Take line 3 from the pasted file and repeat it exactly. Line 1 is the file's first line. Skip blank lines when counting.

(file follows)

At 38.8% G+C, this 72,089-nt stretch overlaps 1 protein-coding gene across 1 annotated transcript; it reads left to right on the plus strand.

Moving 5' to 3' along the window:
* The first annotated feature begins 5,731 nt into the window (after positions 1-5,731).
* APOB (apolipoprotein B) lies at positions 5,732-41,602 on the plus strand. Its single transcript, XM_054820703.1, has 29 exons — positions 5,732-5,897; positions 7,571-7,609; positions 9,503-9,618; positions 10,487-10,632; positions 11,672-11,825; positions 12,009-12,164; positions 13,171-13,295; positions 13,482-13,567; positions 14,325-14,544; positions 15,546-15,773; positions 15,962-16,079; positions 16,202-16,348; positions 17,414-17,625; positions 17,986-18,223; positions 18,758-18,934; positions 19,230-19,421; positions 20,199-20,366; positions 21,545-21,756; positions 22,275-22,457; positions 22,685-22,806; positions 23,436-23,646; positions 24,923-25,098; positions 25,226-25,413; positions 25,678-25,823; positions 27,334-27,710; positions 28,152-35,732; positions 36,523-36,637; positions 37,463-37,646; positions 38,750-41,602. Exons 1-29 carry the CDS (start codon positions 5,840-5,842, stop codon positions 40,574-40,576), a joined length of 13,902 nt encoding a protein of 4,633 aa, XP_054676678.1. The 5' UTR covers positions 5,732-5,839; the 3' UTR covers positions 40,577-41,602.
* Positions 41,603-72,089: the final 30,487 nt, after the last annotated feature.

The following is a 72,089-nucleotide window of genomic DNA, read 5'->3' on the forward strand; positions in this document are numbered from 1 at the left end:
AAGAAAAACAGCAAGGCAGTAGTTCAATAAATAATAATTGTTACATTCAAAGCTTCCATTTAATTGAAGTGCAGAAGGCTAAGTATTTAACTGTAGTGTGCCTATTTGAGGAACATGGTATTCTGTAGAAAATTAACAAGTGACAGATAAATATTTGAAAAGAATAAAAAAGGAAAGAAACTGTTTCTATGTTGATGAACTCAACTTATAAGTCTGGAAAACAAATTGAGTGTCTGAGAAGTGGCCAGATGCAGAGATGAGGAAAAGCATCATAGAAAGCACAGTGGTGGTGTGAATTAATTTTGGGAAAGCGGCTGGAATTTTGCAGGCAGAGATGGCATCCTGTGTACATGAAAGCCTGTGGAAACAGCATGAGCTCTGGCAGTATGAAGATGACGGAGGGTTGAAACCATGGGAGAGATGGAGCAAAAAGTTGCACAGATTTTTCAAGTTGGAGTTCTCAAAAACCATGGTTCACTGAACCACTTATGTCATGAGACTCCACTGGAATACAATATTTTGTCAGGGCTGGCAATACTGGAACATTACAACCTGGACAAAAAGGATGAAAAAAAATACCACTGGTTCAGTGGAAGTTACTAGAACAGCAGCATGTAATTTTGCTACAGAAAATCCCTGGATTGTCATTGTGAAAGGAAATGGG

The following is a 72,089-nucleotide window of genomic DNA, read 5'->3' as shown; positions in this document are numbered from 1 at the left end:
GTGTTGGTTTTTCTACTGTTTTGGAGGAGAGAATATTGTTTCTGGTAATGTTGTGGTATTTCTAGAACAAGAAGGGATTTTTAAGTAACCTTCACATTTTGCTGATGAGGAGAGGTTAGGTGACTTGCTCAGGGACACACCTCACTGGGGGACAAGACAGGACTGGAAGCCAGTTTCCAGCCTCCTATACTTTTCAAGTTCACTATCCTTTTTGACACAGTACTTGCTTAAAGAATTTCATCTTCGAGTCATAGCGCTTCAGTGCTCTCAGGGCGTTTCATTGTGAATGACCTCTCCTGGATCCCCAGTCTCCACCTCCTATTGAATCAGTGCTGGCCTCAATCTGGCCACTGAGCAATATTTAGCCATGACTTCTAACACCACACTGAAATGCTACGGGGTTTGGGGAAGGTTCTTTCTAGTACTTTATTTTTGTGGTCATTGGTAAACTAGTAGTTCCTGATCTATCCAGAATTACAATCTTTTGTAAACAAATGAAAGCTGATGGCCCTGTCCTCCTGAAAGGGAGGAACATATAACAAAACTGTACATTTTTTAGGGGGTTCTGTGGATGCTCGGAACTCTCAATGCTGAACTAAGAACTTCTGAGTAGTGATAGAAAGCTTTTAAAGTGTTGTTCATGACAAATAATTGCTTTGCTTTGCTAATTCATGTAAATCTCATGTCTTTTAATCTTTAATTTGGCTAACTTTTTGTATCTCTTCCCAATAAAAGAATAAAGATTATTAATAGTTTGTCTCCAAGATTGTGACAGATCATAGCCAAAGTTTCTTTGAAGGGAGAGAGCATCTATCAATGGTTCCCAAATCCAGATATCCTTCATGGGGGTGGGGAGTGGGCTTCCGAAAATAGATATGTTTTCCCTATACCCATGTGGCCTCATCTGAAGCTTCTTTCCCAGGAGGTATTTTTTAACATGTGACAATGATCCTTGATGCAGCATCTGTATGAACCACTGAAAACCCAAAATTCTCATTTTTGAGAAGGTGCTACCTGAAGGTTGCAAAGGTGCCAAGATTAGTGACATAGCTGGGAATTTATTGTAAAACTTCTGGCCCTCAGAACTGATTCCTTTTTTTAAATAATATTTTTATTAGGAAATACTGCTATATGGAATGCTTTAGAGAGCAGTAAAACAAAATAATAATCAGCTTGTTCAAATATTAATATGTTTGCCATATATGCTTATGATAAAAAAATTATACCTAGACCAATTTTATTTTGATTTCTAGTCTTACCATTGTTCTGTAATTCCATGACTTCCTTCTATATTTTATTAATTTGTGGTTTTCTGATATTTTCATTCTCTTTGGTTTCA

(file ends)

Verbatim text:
* The first annotated feature begins 5,731 nt into the window (after positions 1-5,731).